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Review: Life of Pi

Pi Patel promises a story that will make you believe in God.
By: JAKE MULLIGAN  |  November 23, 2012


Funny business: Funny Ha Ha, Ten Years Later

A lot has happened to Boston-born, Harvard-educated filmmaker Andrew Bujalski in the decade since he filmed his breakthrough debut, the acclaimed indie feature, Funny Ha Ha (2002).
By: BRETT MICHEL  |  November 16, 2012


Review: Possession

A Cold War of body and soul is waged in this 1981 English-language horror film by Polish director Andrej Zulawski, set in a nearly deserted Berlin.
By: BETSY SHERMAN  |  November 12, 2012


Review: Chasing Ice

National Geographic photographer James Balog, acclaimed for his work on vanishing animal species, goes for even mightier concerns in this valiant documentary: to provide irrefutable visual evidence of the magnitude of man-made global warming.
By: GERALD PEARY  |  November 12, 2012


Review: Silver Linings Playbook

Russell rewrites the Playbook
According to some movies, being mentally ill is a great way to find love. Recent examples range from the rom-com Kind of a Funny Story to the rom-thriller The Girl With the Dragon Tattoo. They may trivialize the subject, but who wants to watch two hours of someone paralyzed by psychic agony?
By: PETER KEOUGH  |  November 15, 2012


Review: Anna Karenina

High infidelity
Judging from Joe Wright's adaptation, Tolstoy's big book would have made a pretty good opera, or maybe a movie musical.
By: PETER KEOUGH  |  November 15, 2012


Review: Ichiro Kataoka, Benshi

Sounds of silents  
During their 2004 centennial celebration of Yasujiro Ozu, the Harvard Film Archive hosted Midori Sawato, one of a handful of silent-film narrators, or benshi, still active in Japan.
By: BRETT MICHEL  |  November 12, 2012


Review: Brooklyn Castle

Katie Dellamaggiore's sweet, winning documentary spends one year with the chess team at Intermediate School 318, an inner-city junior high in Brooklyn, where despite a 70 percent poverty rate, the kids, grades 6-9, routinely win national championships.
By: GERALD PEARY  |  November 12, 2012


Review: Gregory Crewdson: Brief Encounters

Photographer Gregory Crewdson makes pictures that do everything a movie does except move.
By: PETER KEOUGH  |  November 12, 2012


Review: Photographic Memory

Near the conclusion of Ross McElwee's 1993 film, Time Indefinite , we witnessed the birth of his son, Adrian.
By: BRETT MICHEL  |  November 12, 2012


Review: Tales of the Night

In an abandoned cinema, an old technician assists a young couple in acting out stories spanning cultures and centuries: from medieval Europe, across the African plains, to Tibet, through an Aztec kingdom, and even a Caribbean-flavored Land of the Dead.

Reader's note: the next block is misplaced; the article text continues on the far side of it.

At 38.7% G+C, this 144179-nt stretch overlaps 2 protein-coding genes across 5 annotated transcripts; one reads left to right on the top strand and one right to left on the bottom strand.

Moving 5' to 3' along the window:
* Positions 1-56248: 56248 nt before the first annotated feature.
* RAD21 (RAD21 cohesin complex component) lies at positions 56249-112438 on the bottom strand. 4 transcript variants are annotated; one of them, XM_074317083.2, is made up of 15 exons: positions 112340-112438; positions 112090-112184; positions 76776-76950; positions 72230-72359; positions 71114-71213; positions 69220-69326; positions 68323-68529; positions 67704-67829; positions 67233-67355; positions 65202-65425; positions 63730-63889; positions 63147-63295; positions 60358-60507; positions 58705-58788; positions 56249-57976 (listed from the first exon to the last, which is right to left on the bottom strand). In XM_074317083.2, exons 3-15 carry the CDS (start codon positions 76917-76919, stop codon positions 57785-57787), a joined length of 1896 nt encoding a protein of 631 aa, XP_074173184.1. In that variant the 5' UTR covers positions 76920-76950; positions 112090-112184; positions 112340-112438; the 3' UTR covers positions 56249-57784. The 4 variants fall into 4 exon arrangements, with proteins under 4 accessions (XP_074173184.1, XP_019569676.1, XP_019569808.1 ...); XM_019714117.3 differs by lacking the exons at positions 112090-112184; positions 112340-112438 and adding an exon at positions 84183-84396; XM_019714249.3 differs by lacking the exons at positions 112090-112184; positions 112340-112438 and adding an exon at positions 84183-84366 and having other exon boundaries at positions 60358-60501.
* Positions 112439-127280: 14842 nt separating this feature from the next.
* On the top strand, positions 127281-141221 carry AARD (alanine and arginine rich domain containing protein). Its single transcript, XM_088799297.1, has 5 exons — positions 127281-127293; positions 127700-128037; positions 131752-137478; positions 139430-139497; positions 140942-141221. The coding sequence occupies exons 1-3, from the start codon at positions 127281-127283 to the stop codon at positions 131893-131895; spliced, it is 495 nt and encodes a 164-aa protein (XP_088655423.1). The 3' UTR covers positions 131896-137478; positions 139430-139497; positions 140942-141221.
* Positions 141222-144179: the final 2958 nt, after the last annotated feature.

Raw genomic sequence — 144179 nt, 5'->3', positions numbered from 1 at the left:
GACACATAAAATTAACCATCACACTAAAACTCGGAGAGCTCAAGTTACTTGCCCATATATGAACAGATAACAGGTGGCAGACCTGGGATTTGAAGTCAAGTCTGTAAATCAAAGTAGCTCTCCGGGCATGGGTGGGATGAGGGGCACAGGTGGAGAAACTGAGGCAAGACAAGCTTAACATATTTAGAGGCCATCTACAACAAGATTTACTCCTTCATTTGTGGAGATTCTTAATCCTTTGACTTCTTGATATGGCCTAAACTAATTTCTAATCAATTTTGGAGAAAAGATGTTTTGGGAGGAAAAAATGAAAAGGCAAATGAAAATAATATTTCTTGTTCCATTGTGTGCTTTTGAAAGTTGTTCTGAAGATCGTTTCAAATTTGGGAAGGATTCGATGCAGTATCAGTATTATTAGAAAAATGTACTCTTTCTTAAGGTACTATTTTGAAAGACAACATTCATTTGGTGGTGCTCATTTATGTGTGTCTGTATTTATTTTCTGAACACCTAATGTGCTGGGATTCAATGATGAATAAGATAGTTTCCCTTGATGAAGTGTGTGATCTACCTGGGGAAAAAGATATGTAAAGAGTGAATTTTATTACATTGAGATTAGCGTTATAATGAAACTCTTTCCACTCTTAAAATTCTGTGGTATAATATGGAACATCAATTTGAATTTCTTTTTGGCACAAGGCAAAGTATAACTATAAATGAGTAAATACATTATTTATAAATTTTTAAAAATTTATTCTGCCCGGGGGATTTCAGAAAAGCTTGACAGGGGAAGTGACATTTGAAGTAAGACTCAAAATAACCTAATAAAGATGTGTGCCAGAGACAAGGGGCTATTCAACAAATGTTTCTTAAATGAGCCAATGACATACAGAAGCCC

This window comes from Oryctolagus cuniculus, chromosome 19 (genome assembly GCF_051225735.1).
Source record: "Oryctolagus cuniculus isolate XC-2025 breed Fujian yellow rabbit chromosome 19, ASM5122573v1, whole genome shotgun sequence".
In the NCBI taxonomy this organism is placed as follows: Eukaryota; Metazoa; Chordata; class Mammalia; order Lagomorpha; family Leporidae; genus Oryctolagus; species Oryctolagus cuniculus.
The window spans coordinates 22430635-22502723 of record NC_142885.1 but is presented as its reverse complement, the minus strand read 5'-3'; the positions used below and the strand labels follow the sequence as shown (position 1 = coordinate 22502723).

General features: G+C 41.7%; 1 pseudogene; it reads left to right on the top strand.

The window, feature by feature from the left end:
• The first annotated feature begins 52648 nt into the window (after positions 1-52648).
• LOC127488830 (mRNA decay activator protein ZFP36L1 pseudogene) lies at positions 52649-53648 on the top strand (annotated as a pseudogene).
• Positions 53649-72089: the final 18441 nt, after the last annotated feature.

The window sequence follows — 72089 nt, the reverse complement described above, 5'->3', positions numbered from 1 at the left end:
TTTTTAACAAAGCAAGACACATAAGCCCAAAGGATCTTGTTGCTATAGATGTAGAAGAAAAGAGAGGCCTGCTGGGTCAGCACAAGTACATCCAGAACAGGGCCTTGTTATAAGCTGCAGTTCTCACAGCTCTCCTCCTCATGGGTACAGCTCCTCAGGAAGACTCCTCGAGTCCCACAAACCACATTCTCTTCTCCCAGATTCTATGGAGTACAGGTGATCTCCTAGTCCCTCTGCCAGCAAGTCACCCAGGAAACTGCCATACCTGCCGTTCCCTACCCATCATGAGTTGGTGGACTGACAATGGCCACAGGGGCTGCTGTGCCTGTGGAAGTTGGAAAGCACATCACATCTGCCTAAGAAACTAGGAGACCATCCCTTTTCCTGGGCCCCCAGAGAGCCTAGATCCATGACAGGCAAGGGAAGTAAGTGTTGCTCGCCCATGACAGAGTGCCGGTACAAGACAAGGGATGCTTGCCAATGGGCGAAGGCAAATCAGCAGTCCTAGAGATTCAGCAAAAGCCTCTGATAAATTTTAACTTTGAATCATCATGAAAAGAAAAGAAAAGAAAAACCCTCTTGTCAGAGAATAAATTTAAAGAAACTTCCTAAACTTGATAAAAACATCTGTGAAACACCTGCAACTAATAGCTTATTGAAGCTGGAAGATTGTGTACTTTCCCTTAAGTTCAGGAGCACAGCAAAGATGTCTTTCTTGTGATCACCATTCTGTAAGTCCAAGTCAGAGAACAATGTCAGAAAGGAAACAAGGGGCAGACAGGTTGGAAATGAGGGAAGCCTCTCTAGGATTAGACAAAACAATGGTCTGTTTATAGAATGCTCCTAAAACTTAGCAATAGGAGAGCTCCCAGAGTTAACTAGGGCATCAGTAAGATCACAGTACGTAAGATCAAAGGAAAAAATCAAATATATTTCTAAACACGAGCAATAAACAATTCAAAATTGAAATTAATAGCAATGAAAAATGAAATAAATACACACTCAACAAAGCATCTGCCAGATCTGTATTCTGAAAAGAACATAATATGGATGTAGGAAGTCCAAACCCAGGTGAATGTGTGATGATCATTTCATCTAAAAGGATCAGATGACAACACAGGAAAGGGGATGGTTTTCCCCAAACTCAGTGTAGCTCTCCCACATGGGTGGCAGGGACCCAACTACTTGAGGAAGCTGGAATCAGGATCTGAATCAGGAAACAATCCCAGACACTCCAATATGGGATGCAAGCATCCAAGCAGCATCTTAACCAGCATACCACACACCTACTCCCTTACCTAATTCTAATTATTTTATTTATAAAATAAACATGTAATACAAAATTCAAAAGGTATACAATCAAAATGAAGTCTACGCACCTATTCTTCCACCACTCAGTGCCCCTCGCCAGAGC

By: BRETT MICHEL  |  November 08, 2012


Review: This Must Be the Place

Did the business-savvy Weinstein Brothers plan this project as a tax write-off? How else to explain the greenlighting of this soggy, monumentally morose excuse for a movie?
By: GERALD PEARY  |  November 08, 2012


Review: The Man With the Iron Fists

RZA's debut feature isn't just a kung-fu film, it's an abstract collection of everything he loves about the genre, from flat-voice acting to gruesome decapitations.
By: JAKE MULLIGAN  |  November 08, 2012


Review: Skyfall

Blond on Bond
By the end of its perhaps overlong 145 minutes Skyfall has earned the franchise the right to yet another sequel, if not another 50 years.
By: PETER KEOUGH  |  November 09, 2012


DVD review: Old Lang signs

The three early films in this outstanding Kino DVD show the origins of Lang's genius.
By: PETER KEOUGH  |  November 08, 2012


Review: Lincoln

Lincoln logged
Shot in sepia tints, with detailed period sets and ornate facial hair, the tableaux vivants that constitute Steven Spielberg's wry hagiography resemble Mathew Brady daguerreotypes, and are about as lively.
By: PETER KEOUGH  |  November 08, 2012


Review: Holy Motors

Dream machine
Rivaling The Master in the weirdness of its opening scene, Leos Carax's first film since Pola X (1999) begins with a long take of an audience staring out at the audience watching the movie.
By: PETER KEOUGH  |  November 02, 2012


Review: Chasing Mavericks

Directed by Curtis Hanson and Michael Apted, who took over after the former suffered complications from heart surgery, Chasing Mavericks is fair family fare.
By: ANN LEWINSON  |  October 31, 2012


Review: Flight

If Whip Whitaker (Denzel Washington) could land a doomed plane and save the lives of almost all the passengers while in the midst of a coke- and booze-fueled bender, imagine how well he'd do if he was sober.
By: PETER KEOUGH  |  November 01, 2012


Review: Fun Size

Nickelodeon star Victoria Justice ventures onto the big screen in this hokey Halloween misadventure.
By: TOM MEEK  |  October 31, 2012


Review: A Late Quartet

Unless Ken Russell is directing, films about musicians seldom are as exciting as the music they make.
By: PETER KEOUGH  |  November 01, 2012

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